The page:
Gardner then found himself at a prep school, and then at Indiana University. Yet, he said he did not feel like he was seizing his opportunity in Bloomington.

That is where Stanchek entered the picture.

“He was a (graduate assistant) at Indiana while I was there,” Gardner said.

Although Stanchek was at IU when Gardner arrived, he eventually left to take the offensive line coach job at Alcorn State. But after two years, Gardner was looking for his next stop after appearing in 11 games in 2015 with the Hoosiers.

He was looking for a place to start.

“So, I knew coming down here that I would have great opportunities,” Gardner said. “I took advantage of that. I took a visit down here. Since the summer of 2016, it’s been history ever since.”

In each of his two seasons at Alcorn, Gardner was an All-SWAC offensive lineman and helped the Braves establish one of the best running games in the conference. And in 2016, he was a part of a line that was top-10 in the nation in sacks allowed, giving up just 0.90 per game.

Gardner’s potential

Throughout Stanchek’s time as a coach, he has worked with many lineman who were drafted — including some that when in the first three rounds. He worked with five NFL Draft picks in his time at Florida State and two more while at Indiana.

“I think (Gardner) has the ability to play guard or tackle at that level, for sure,” Stanchek said. “In my opinion, he will make a team because he is a swing guy. He can be an NFL left guard, which I think would be his position, but he can also be that emergency tackle if need be.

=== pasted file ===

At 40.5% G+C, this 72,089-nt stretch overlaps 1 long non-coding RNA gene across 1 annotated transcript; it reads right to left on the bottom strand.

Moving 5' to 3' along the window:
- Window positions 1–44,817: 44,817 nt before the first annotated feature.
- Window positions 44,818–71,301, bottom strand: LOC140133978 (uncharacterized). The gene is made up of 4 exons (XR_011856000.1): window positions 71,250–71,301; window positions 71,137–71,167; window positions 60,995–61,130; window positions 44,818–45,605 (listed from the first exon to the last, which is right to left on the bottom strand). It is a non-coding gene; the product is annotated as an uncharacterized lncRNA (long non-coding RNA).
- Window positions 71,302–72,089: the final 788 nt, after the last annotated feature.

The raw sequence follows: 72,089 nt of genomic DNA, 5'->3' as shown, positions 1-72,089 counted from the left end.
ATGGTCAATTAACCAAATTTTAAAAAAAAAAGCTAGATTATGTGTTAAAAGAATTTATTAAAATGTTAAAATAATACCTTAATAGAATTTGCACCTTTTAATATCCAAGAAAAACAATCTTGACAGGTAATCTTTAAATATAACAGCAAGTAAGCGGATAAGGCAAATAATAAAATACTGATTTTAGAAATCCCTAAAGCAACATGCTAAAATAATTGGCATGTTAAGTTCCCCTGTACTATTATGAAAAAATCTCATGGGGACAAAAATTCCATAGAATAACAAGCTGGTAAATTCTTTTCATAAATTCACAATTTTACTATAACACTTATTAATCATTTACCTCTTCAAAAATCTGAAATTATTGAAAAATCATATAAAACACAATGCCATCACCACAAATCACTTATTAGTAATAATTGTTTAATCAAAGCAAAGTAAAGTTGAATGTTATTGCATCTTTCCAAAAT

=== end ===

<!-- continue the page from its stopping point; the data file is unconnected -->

“He does the little things well. From his stance to his first step and half placement. He does a great job. His pass protection is really good.”

Not only does Stanchek believe Gardner’s ceiling is high, he also believes that Gardner possesses the quickest hands out of any of the offensive lineman he has coached.

Although Stanchek raved about Gardner’s potential, he does think Gardner needs to get a little stronger if he wants to make it in the NFL. However, Gardner is just glad Stanchek has helped him get to this point.

“I give a lot my success to him,” Gardner said. “We worked closely with one another. There’s no shortcuts to the top. What differentiates the greats, the pro-bowlers, from the average starters is work ethic. We all are talented. We all can go out there and ball out. We all can go out and bench 400, 500 pounds. But what is going to separate us is our work ethic and attention details. He paid close attention to details and instilled that in me.”

Yet, Stanchek could not take any of the credit Gardner gave him.

“Tim has paved his own way,” Stanchek said. “God has put him here for a reason. I hope continues to work hard.”

New opportunity

At Alcorn’s Pro Day, Gardner was all smiles.

When Drake’s new single “God’s Plan” came over the sound system in the weight room, Gardner was singing and dancing along. But once the music went quiet, Gardner’s face went from smiles to complete focus.

He was ready to seize his next opportunity.

Garrett Kroeger is the Alcorn State beat writer and high school sports reporter at The Natchez Democrat.
×
Garrett Kroeger, The Natchez Democrat
Alcorn State Beat Writer , The Natchez Democrat
Garrett Kroeger is the Alcorn State beat writer and high school sports reporter at The Natchez Democrat.

Leave a Reply